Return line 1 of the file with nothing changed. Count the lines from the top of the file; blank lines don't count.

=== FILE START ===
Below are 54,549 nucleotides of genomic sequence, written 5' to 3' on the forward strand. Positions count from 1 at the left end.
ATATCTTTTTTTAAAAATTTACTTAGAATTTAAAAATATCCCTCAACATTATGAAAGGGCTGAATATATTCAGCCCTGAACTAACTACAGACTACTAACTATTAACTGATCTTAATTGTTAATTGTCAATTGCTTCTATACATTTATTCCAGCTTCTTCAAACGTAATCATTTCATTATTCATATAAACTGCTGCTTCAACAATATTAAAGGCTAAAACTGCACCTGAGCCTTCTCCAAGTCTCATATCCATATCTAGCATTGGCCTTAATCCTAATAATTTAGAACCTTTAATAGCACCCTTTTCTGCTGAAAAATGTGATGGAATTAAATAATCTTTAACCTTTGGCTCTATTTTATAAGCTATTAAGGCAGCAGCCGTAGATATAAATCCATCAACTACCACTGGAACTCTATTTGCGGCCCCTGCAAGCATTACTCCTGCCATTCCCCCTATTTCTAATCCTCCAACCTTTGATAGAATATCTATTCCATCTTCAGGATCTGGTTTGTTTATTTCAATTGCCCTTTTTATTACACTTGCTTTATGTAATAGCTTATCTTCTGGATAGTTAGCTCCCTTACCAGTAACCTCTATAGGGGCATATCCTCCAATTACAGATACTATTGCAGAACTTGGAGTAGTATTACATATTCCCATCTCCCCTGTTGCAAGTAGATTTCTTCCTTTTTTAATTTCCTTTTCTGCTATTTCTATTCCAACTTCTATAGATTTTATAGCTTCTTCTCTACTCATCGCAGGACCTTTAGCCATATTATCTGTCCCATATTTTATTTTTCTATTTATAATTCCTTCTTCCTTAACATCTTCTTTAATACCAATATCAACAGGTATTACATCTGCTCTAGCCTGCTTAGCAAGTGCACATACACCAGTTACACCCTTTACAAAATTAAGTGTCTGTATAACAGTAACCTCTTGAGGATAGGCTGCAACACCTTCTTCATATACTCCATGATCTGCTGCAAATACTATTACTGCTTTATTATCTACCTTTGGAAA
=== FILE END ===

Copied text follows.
Below are 54,549 nucleotides of genomic sequence, written 5' to 3' on the forward strand. Positions count from 1 at the left end.